In closing, a few words should be added regarding the different times of the year in which planting may be done. The temperature of the ground is as important as the time of the year, and the condition in which the plant is received has more to do with future success than either. Unless the growing season has begun and is well under way plants must be received in a dormant condition. We have planted roses at all times of the year and have found that if the plants were in proper condition and properly handled they have nearly always done well; if plants were not in proper condition. no matter how much care was used, failure practically always resulted unless plants received greenhouse care.
The advantage of planting roses in the autumn is that if they are dormant, i.e., if growth has stopped for the year prior to their shipment, and if they have not been subjected to heat during shipment causing growth to recommence, they will when planted become more or less fixed in their position, and little fibrous roots will have in most instances commenced growth before spring. Roses so planted and which have become so established will start off well in the spring, much better than a rose which has only been in the ground a short time.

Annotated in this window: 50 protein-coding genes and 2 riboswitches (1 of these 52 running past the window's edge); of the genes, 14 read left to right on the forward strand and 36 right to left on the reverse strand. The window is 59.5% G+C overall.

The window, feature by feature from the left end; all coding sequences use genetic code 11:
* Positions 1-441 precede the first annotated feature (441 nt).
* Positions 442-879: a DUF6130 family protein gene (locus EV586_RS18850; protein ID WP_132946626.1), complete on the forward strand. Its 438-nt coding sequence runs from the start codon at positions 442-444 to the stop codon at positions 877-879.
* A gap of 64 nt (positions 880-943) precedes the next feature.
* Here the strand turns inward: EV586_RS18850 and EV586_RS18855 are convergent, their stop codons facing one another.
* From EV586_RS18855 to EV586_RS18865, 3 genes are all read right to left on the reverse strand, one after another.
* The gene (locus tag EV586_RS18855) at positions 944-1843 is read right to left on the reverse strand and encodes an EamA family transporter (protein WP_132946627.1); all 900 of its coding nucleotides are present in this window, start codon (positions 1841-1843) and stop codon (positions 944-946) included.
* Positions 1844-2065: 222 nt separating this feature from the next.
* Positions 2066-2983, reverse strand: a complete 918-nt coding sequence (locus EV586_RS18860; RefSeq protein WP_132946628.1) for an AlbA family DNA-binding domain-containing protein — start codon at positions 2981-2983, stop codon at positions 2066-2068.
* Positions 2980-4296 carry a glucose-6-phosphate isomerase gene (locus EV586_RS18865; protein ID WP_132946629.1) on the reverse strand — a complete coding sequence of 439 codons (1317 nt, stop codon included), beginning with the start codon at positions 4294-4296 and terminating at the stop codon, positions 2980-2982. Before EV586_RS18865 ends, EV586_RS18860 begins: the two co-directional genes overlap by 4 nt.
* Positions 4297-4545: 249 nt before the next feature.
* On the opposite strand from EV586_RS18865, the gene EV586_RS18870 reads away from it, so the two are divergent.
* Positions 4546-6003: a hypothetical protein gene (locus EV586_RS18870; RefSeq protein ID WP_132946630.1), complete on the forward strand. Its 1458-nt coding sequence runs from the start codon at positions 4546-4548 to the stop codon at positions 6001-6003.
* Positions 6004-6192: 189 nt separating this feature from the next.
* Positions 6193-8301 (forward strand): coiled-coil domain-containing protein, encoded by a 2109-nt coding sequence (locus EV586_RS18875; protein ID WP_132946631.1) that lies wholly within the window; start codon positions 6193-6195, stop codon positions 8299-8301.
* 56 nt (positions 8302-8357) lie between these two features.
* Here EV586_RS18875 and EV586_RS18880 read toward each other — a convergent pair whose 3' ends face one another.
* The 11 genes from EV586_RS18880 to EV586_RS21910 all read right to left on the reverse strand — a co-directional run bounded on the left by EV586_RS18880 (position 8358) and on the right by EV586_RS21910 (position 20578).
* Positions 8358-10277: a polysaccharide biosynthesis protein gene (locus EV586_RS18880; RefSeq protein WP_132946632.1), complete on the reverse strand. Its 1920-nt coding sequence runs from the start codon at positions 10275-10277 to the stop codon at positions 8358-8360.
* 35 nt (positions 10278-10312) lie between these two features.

This has been found equally true with own-root stock; in fact, if such stock is planted during the growing season little may be expected until the following year, and many deaths have resulted. Only a few own-root growers supply dormant field-grown stock, as most of them strike their cuttings inside. Own-root stock, field-grown, and two years old, is much stronger and better than greenhouse own-root plants, but even then only the very strongest varieties do well.
Our advice to all planters with whom the expense of replacing dead plants is not of much moment is this: From October to May plant your roses as soon as you have decided that you want them. Undoubtedly, you will lose some if you plant after the growing season has begun; perhaps if you plant the last of the winter you will not secure as good roses as if you set out perfectly dormant plants in the late autumn, but no doubt a great many of them will come through and be better plants the following year than if you had waited, say from the early spring to the following autumn. In addition to this there is the pleasure of having the roses.